In the meantime, Duchamp had begun work on another work that would prove pivotal to his output, The Large Glass, which he called "the most important single work I have ever done." He began working on it from 1915, initially giving it the title The Bride Stripped Bare by Her Bachelors, also. The work consists of two large glass plates, which had dust grains, lead wires and painted metal foils inside them. The upper plate has been interpreted as “the bride,” represented by a small, extremely slender element and accompanied by a cloud probably representing her thoughts. The lower slab, on the other hand, consists of “the bachelors,” minute black figures, resembling the typically male black robes, circling a carousel. There are nine figures in all, and they represent different identities of the bachelor (Cuirassier, Gendarme, Lackey, Bellboy, Vigilante, Priest, Funeral director, Stationmaster, Policeman). They are also known as the “graveyard of liveries and uniforms.” Finally, there is a mechanism that has been interpreted as a water mill, consisting of scissors, sieves, a machine grinding something, probably chocolate, clearly symbolizing desire.

In 1923 Duchamp deliberately left the work "definitively unfinished," leaving for posterity one of the most debated and most fascinating works of contemporary art. The work suffered, incidentally, some damage during a transport, but Duchamp did not want to repair it, stating that it was a way of accepting the identity of the artwork as an inert thing. Duchamp never wanted to call this work a “painting,” but instead called it a “farm machine” and declared, also, that it was “funny physics.”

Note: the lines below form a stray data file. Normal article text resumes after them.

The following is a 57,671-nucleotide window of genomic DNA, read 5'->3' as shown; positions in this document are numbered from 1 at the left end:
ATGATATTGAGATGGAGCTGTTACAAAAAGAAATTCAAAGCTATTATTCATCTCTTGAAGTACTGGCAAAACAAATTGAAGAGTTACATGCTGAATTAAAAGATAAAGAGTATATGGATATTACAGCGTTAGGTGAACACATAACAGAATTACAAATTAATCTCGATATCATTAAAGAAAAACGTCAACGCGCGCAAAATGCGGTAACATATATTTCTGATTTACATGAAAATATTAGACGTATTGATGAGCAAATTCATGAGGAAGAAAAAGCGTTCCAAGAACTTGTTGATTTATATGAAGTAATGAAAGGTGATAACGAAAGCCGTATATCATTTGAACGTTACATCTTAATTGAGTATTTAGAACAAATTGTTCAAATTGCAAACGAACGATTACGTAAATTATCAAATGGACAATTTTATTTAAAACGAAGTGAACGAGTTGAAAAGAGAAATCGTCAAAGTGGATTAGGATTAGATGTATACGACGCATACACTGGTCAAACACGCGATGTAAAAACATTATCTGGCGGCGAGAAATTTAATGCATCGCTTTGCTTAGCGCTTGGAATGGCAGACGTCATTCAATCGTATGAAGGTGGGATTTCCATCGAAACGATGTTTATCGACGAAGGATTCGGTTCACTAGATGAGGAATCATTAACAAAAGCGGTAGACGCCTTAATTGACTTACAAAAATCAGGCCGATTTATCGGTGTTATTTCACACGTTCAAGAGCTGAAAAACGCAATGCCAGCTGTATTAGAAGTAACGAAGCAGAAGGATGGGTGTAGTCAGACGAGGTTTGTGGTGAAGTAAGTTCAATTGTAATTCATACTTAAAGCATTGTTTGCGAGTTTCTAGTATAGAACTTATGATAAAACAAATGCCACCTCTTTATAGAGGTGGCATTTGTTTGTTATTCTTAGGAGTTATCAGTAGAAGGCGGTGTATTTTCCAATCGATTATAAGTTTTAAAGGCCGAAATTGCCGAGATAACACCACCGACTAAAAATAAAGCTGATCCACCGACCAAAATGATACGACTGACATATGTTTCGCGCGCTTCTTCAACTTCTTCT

Duchamp’s last known work is entitled Étant donnés (1969) - Being given: 1. Waterfall of Water, 2. Gas Lighting a large environmental installation consisting of a wooden door with two peepholes that are only noticeable as one approaches the work, through which one can see a scene in which a nude female figure, made of leather, holding a lit oil lamp, stands out against a natural landscape. The title came from some notes related to The Great Glass and is its counterpart, in that while in The Great Glass reality was not present at all, here it is fully present, a factor peculiar to Duchamp’s well-known rejection of “retinal,” realistic art. This choice was justified as a way to find a point of union between the inner world of man and the world outside him.

Duchamp worked on this challenging work for over twenty years, giving everyone the false illusion that he had left art to devote himself to chess. Only his wife was aware of his project. The artist drew up an instruction manual so that it could be reconstructed inside the Philadelphia Museum, where it is still preserved today. Finally, there are the works signed under the pseduonym of Rrose Selavy, namely Belle Haleine - Eau de Voilette (1920), a perfume bottle, Fresh Widow (1920) and Pourquoi ne pas éternuer? (Why don’t you sneeze?) from 1921.